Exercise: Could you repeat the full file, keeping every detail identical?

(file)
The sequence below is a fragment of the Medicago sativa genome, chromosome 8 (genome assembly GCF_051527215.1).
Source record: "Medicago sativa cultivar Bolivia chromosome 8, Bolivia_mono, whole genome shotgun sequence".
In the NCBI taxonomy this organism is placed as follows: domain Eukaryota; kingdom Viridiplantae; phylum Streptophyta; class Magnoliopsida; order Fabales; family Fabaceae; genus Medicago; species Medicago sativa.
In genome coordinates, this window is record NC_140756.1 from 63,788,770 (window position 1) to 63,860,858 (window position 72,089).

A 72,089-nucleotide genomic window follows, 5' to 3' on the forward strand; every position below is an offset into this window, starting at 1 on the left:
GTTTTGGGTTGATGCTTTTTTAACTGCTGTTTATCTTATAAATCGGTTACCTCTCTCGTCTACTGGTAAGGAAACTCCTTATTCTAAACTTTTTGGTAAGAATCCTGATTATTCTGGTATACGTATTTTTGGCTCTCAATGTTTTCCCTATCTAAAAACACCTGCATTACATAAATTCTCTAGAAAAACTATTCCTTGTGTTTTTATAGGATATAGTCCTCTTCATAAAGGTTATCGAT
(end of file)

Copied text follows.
The sequence below is a fragment of the Medicago sativa genome, chromosome 8 (genome assembly GCF_051527215.1).
Source record: "Medicago sativa cultivar Bolivia chromosome 8, Bolivia_mono, whole genome shotgun sequence".
In the NCBI taxonomy this organism is placed as follows: domain Eukaryota; kingdom Viridiplantae; phylum Streptophyta; class Magnoliopsida; order Fabales; family Fabaceae; genus Medicago; species Medicago sativa.
In genome coordinates, this window is record NC_140756.1 from 63,788,770 (window position 1) to 63,860,858 (window position 72,089).

A 72,089-nucleotide genomic window follows, 5' to 3' on the forward strand; every position below is an offset into this window, starting at 1 on the left:
GTTTTGGGTTGATGCTTTTTTAACTGCTGTTTATCTTATAAATCGGTTACCTCTCTCGTCTACTGGTAAGGAAACTCCTTATTCTAAACTTTTTGGTAAGAATCCTGATTATTCTGGTATACGTATTTTTGGCTCTCAATGTTTTCCCTATCTAAAAACACCTGCATTACATAAATTCTCTAGAAAAACTATTCCTTGTGTTTTTATAGGATATAGTCCTCTTCATAAAGGTTATCGAT